I hated blueberries as a kid. Fresh blueberries were the worst, but followed closely by blueberry pies, muffins and tarts. It was not for lack of desire. I always wanted the idyllic experience of picking and savouring fresh blueberries from the rocky hills at our cottage, but it was not to be. Yet my distaste for the dainty little berry dissolved and was replaced by a love of all things blueberry.
These light, airy, slightly sweet muffins studded with blue jewels were a perfect addition to our sunny Saturday morning. My grocery store sold blueberries for a premium today and yet they were very sad looking, so I opted to buy mine frozen. I defrosted them a little and sprinkled them with flour before I put them in the batter but their purple colour still swirled through the muffins giving them a very nice marbled top. There is a lot of sifting involved in this recipe but my beloved old sifter that I inherited from my great aunt made the job quite nostalgic and enoyable. I just barely managed to get a picture of them before they vanished but I have a feeling it won't be long until I make these again.
Yah, I googled nightcap...and found these cookies fit both definitions. (sort of) The little swirls of chocolate icing on top of the spongy cookie should look a bit like the old fashioned night cap and, I suppose, it would be quite deleciously indulgant to 'take' one cookie just before bed each eve. (Who me?)
The batter for these cookies was quite simple to whip up but different than any I remember working with. It's wet, almost like a thick icing rather than a cookie dough. I ran out of parchment paper, so I scooped my teaspoons of deliciousness onto well greased cookie sheets. The cookies did slide around on the sheet a bit as they cooked, leaving a little tail of cookie behind a few of them, but I trimmed them off and ate them...so there is no evidence of that anymore. (Perhaps the parchment would have remedied that, Tina?)
Of course Clara got in on the making of these. (She simply cannot resist a good cookie baking challenge. And, I might add, did a better job than I at making perfectly round cookies mounds.)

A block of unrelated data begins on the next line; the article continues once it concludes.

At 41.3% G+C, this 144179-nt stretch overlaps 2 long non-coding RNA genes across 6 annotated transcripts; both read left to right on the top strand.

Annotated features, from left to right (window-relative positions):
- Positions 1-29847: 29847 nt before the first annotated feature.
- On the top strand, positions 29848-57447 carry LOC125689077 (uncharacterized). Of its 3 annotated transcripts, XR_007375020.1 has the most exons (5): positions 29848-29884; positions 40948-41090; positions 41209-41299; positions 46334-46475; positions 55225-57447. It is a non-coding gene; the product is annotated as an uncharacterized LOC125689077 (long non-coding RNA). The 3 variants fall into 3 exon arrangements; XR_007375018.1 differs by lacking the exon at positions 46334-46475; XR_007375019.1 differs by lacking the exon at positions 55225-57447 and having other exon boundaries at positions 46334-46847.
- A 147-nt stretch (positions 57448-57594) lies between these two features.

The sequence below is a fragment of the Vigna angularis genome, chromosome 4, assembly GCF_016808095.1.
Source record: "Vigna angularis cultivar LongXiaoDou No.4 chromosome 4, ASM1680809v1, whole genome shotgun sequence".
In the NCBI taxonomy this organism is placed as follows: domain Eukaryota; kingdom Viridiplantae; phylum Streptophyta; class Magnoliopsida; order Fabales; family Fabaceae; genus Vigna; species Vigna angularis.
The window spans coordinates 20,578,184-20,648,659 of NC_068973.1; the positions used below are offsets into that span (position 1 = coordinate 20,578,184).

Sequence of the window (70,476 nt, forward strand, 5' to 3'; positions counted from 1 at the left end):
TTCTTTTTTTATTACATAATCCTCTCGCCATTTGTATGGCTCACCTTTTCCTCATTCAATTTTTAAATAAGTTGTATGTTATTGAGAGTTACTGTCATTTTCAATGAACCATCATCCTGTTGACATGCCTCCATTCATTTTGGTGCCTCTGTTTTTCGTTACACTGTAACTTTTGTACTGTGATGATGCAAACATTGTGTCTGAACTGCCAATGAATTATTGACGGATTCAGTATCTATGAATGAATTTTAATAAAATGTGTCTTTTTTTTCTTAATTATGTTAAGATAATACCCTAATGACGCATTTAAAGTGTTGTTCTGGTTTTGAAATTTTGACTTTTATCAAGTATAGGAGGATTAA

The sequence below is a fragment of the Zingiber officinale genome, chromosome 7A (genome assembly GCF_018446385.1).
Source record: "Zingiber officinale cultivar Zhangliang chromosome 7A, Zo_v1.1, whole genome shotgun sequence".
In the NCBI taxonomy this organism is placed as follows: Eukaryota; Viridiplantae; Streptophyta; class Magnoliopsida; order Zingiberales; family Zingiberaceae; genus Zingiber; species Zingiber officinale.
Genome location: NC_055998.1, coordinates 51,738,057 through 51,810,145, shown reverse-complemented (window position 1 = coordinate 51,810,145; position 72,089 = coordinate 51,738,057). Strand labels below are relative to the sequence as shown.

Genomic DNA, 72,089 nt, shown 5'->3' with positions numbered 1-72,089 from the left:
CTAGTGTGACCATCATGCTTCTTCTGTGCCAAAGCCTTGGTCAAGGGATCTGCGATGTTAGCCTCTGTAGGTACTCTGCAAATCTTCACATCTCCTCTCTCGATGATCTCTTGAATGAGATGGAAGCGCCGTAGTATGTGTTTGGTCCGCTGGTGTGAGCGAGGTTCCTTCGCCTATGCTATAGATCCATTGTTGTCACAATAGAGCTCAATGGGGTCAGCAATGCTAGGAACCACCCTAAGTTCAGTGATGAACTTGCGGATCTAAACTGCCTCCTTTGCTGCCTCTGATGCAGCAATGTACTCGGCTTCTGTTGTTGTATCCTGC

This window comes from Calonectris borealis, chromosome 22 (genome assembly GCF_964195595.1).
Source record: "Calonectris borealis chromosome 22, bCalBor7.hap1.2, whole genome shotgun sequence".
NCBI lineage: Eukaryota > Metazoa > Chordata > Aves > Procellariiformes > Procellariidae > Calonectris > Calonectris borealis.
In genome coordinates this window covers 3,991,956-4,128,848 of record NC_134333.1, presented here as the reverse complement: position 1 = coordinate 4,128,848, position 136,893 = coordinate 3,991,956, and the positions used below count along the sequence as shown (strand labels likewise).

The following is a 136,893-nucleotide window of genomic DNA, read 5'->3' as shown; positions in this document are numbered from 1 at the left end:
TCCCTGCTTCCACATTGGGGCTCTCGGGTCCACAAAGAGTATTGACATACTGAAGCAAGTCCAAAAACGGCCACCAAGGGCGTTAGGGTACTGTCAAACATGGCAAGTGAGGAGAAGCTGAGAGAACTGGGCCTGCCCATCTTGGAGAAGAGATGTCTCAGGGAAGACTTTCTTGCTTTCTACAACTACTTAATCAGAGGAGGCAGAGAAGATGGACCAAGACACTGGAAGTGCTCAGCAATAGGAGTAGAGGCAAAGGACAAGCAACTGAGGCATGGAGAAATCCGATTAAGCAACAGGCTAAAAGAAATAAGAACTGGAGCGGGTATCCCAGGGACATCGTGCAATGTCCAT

I accidentally used all my heavy cream in a soup the day before I made these so I do not have a fully assembled cookie picture to show you - yet. Hopefully I will post one later today after I sneak out to the store for some more cream. The pretty little chocolate pillows were quite nice on their own, however, I cannot wait to try one oozing with chocolaty goodness.
***Oops, We ate them up too fast to get a picture of them...but oh my were they ever delicious!***
The week of X cookies flew past and left me with nothing but good intentions. The week after, however, proved to be much more productive. A pile of figs, raisins, candied peel, chocolate and almonds kept taunting me with their lack of order, so I rolled up my sleeves and got out the food processor. The dough was easy to make. I didn't find it quite as easy to work with as Tina but it really was not too bad. The filling was another story.
I can think of a few reasons why my deliciously fragrant, luscious looking filling was gooey and not at all roll-able. (The recipe simply says roll 1/12th of the filling into a long tube to place on the long thin bit of dough and roll into a tube....sure.
So, a few potential reasons why my filling would not roll. First, because I did my cookies a week late and read the abundance of cookies the full recipe made, I halved my recipe. I think that sometimes while I'm halving a recipe things go wrong. Second, I think my heavy handed pour of rum..."a little more wont hurt" attitude may have been another good reason.
Regardless of my struggle, the cookies turned out beautifully and were completely delicious Clara did not care for them. "I don't like figs!" she declared. Jim loved the cookies once I told him they were indeed fig cookies and not "some weird chocolate", his assumption on first consumption. Personally, I could not get enough of them and happily pigged out with my friend Becky's daughter Brennah (my food pal).
I will make these again someday...maybe next year.
This weeks challenge was a perfect delight to make and especially to eat! I must admit that when I read through the list of recipes for this month, this one seemed particularly scary. What a pleasant surprise to have it come together so quickly and beautifully. The dough was a breeze to work with and altogether not intimidating at all. For the topping I used Pepper Jack cheese (Jim's favourite) and the mozzarella along with tomato and basil. We ate the whole thing in about 5 minutes...(managing to only save a small slice for my Mum).
Because the dough was enough for two galettes, I made a sweet one the next day for dessert, adding pear and raspberries to a sugar and cinnamon mixture dotted with butter. It was, again, perfectly delicious, and devoured instantly with ice cream.
The Gallant Galette has become a new family favourite! I am eager to make it again.